That is why I don’t have a blog. My skin is way too thin.
    Could you set up your comments so they are not instantly posted? Could you hire someone to review the comments and delete the overly negative? The test would be, “Would this person have said those words to my face?” If no, it gets deleted.
    Haters gonna hate, but you don’t have to see it.
    This is your blog. You don’t need to run a public forum.
    Take care, chin up!

  6. I think the spirit of this campaign sounds lovely. But honestly, I don’t think Dove, a corporation that makes products to make women feel insecure about the smoothness and evenness of the skin under their arms, has the right to lecture anyone about body-shaming. And to presume that most of the body snarking you read online comes from women is both naive and downright misogynistic. Perez Hilton comes to mind, but comment boards are often littered with nasty remarks from both men and women. I just feel like there is something very patronizing about scolding women for their online behavior that no corporation would ever try with men. Keep in mind that when some women speak out about the way a celebrity is being presented, it is often because of the very unrealistic expectations of beauty that are set for the rest of us. Their “perfection” is used to sell us products. When someone is caught looking imperfect, it’s an aha moment. No amount of moisturizing soap or deodorant will make me look like Kate Upton, because Kate Upton doesn’t even look like Kate Upton. In conclusion, screw the patriarchy and this campaign sounds like a big circle jerk. Love your blog though.

  7. I want to start by saying I love your blog. Do I think I would wear some of the styles shown? Sometimes, sometimes not, but it doesn’t mean it is awful or terrible or doesn’t look good, it just isn’t my style. Comments can be hurtful and style is so subjective, that is amazes me that people would be so negative. . What I love about your blog (and why you are the only style blog I follow) is because you push me out of my comfort zone. It is interesting to see how to make things work in general and how to make them work for me and my personal style. Loved the way Camille styled combat boots last week, it finally made me realize that maybe that is a style I could/would wear. I appreciate that you are trying to help me be the best ME that I can be, not your style clone, but ME. Thanks Shana, Camille and Scotti for inspiring me!

  8. Love your blog, and most of the style recommendations. It may not be polite, but I think it is human nature to call out things we think are ridiculous that are part of the public eye. For example, you did it here:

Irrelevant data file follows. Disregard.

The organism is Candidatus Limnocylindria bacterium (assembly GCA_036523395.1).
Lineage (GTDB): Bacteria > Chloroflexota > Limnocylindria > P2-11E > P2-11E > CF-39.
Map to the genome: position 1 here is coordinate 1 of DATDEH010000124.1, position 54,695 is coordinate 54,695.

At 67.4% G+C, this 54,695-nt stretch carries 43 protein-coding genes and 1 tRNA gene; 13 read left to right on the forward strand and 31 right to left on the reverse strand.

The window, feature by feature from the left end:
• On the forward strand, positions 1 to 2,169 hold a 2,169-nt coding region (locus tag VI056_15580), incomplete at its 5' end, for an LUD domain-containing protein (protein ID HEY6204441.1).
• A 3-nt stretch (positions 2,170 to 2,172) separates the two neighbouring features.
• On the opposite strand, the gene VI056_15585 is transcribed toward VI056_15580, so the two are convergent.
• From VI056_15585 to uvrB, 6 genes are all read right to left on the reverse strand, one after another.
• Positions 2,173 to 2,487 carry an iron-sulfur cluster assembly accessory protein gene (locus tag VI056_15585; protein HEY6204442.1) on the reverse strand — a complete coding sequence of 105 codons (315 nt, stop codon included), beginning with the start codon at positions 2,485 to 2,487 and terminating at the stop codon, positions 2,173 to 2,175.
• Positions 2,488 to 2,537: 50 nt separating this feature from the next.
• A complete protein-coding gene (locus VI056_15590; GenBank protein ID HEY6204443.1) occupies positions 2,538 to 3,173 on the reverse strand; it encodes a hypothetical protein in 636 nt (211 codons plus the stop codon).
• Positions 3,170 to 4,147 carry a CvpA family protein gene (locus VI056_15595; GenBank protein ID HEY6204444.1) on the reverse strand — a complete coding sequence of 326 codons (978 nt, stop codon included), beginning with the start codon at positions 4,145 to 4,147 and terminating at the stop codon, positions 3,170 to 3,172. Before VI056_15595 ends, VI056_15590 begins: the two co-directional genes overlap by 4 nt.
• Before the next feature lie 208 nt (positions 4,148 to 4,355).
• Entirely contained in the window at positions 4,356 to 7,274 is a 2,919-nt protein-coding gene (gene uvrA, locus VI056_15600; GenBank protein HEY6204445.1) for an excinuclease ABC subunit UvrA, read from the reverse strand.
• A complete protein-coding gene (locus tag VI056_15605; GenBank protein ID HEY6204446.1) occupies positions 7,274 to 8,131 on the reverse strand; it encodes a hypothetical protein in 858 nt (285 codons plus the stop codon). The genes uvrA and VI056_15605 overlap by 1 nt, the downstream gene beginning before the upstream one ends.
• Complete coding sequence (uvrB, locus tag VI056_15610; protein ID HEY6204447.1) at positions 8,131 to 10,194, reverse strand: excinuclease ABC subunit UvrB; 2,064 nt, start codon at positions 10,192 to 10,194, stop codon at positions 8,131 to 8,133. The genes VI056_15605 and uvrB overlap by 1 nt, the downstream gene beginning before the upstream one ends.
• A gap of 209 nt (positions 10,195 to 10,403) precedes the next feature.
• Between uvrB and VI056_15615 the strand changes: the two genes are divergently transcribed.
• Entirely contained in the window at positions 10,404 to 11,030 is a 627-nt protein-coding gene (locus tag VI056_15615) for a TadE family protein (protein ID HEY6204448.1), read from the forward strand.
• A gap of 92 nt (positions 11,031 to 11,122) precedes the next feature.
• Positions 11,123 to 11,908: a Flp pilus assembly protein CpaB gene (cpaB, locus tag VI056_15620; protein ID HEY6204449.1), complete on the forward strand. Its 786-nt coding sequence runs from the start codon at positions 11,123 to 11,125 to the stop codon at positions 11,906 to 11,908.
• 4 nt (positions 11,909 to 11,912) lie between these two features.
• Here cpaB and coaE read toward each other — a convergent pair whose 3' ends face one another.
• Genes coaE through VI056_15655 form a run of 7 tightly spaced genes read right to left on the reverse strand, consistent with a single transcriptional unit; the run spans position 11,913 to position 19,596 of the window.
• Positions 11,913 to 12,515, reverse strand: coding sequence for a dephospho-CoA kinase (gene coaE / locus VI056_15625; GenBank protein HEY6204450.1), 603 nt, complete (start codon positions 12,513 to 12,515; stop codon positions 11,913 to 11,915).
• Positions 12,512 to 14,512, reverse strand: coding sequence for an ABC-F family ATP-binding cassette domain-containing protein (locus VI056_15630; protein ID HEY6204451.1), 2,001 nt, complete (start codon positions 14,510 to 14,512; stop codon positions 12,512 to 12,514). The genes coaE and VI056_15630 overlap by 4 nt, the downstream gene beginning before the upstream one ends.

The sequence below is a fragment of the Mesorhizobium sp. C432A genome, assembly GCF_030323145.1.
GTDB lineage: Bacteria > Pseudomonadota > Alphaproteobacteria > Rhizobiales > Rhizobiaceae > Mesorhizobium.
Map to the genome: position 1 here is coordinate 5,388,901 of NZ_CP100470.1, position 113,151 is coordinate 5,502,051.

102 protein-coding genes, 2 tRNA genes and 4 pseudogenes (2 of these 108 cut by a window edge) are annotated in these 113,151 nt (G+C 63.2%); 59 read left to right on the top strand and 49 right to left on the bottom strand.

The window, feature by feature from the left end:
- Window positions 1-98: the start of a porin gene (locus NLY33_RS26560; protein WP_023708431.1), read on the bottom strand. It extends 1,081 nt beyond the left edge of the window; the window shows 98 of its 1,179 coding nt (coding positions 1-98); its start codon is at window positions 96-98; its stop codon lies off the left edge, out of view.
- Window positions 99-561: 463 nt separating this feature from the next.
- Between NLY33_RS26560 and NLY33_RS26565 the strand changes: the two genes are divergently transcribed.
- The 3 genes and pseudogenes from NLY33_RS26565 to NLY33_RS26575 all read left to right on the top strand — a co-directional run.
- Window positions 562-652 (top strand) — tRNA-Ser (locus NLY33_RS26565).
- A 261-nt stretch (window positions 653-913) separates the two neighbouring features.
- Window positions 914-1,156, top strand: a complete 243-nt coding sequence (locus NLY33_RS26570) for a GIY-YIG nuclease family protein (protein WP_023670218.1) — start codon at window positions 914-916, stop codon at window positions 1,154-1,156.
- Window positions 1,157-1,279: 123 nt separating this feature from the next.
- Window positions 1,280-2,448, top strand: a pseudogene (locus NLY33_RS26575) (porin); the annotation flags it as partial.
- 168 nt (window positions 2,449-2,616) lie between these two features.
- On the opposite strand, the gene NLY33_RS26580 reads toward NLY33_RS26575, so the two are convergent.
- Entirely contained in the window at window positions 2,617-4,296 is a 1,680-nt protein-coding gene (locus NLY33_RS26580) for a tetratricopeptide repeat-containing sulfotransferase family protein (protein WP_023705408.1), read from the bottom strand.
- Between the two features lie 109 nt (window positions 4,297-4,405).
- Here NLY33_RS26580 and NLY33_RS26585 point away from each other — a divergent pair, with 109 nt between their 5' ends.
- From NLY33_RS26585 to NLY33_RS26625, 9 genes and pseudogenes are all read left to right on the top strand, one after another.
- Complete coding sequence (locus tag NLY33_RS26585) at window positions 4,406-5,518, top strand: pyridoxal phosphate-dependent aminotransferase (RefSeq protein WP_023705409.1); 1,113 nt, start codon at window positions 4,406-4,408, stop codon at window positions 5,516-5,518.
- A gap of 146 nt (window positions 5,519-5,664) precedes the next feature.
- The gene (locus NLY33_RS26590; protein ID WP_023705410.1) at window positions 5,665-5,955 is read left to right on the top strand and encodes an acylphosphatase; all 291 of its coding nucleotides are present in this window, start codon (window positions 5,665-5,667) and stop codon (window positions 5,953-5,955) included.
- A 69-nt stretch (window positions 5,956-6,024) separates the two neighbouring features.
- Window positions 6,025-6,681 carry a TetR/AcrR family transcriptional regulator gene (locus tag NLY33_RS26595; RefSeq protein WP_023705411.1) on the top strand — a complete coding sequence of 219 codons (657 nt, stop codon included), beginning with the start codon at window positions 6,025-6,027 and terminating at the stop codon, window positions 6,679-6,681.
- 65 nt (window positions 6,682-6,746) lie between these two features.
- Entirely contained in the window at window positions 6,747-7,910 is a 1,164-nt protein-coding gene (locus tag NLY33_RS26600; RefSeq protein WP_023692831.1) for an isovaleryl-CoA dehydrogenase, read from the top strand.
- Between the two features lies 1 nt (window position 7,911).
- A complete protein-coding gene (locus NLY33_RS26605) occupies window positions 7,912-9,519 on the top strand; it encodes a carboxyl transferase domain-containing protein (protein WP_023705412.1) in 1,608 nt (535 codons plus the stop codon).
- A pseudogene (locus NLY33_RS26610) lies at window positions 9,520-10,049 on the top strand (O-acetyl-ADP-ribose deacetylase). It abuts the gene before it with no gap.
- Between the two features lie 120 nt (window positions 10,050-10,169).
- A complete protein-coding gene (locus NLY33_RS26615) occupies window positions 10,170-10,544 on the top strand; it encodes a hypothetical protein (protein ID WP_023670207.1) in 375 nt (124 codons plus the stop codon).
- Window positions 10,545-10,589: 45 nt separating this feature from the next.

The first line of that article is “Do you ever read fashion mags only to think WHAT THE F—?.” I didn’t think you were a hater, I though you were honest. Let’s not judge one another’s judginess. (spelling?).

    • Very good point. Blogs seem to want only positive comments. When people’s clicks lead to your income, you have to expect some criticism if they don’t like something. I believe things should always be respectful, but often anything critical is called hateful.

  9. I have been reading your blog for about 6 months now, and all I can say to the above post is AMEN! As a mom of three who works full time, just turned 40, and has struggled for at least 30 of those years with body image and eating disorders, you have hit the nail on the head. A little positivity goes a long way. I love your posts, and while I may not be in a place or have enough of an “identity” to feel confident in being my edgy self living in a Southern world, I so appreciate the ideas and the honesty with which you present them. I am even more proud to be a reader/follower now that I have read this. Thank you, Mom Edit, for keeping it “real” for all of us real women out there!

  10. I totally here you on this Shana, and I agree. However, the nature of the internet, anonymity, and the blogosphere make snarky comments par for the course. Maybe if you delete the comments people would be less motivated to write the snarky comments- if they know they aren’t going to show up. And I don’t know how impressed I am by the Dove campaign. How do they know they are reaching women per se? It’d actually be more effective to target young girls, who are just starting to navigate social media. I honestly feel that if a grown woman doesn’t know how to properly and politely communicate by now, Dove ain’t changing them anytime soon.